• The underlying tools are developed with a secure SDLC and are tested with Veracode Static Analysis and Veracode Software Composition Analysis in their own development pipelines.

  • The images are based on well-known and widely used base images.

  • Only the prerequisites absolutely needed for downloading the tools in the images are included.

Usage examples

Here are a few samples using the images in continuous integration workflows.

GitLab examples

These examples are drawn from a single workflow that uses all three containers in different stages. (You can see the project in which the workflow is published here.)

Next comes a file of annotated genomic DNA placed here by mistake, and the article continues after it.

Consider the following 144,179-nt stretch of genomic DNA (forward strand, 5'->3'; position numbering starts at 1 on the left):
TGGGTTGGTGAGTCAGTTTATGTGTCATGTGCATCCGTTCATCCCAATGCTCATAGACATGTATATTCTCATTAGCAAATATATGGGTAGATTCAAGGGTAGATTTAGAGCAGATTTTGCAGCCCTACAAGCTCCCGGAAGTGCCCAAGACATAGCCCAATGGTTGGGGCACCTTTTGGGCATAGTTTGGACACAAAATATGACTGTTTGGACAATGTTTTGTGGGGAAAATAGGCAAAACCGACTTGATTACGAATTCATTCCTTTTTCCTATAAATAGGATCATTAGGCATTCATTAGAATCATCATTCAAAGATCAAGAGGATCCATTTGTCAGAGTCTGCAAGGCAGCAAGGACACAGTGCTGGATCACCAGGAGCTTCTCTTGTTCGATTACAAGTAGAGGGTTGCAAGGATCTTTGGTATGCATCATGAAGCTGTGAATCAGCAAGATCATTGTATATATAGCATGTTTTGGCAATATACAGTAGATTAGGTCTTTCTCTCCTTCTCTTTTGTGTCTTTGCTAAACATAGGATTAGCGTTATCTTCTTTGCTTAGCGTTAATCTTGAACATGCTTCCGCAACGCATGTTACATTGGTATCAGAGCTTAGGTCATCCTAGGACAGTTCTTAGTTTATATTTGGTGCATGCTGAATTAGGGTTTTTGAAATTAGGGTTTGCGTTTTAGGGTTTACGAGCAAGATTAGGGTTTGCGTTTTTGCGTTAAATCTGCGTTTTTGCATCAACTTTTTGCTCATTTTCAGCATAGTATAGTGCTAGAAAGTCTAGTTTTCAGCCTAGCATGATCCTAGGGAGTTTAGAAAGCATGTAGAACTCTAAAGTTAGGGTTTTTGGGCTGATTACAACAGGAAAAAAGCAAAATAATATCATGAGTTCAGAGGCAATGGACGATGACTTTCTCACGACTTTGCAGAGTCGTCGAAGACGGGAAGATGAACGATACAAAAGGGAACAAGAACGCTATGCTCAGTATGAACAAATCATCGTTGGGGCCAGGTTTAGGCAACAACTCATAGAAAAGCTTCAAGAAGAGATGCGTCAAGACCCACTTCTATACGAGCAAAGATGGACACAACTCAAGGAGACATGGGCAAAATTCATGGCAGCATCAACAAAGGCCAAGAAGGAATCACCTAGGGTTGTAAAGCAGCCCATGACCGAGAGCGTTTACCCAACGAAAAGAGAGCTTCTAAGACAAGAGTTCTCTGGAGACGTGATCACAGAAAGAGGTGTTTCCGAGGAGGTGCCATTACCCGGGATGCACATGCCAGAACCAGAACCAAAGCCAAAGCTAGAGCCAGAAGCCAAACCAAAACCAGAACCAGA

Pipeline Scan

Pipeline Scan Static Analysis:
    image: veracode/pipeline-scan:latest
    stage: Security_Scan
    only:
        - development
    script:
        - java -jar /opt/veracode/pipeline-scan.jar -vid ${VERACODE_API_ID} -vkey ${VERACODE_API_KEY} --file target/verademo.war --issue_details true --gl_issue_generation true -jf results.json 2>&1 | tee pipeline_scan_text_output.txt
    artifacts:
        paths:
            - results.json
            - pipeline_scan_text_output.txt
        when: always
        name: "veracode-pipeline-$CI_COMMIT_REF_NAME-$CI_COMMIT_SHORT_SHA"
    allow_failure: false

Sandbox Scan (using the Java API Wrapper)

Sandbox Scan Static Analysis:
    image: veracode/api-wrapper-java:latest
    stage: Security_Scan
    only:
        - release
    script:
        - java -jar /opt/veracode/api-wrapper.jar -vid ${TEAM_ANALYSISCENTER_ID} -vkey ${TEAM_ANALYSISCENTER_KEY}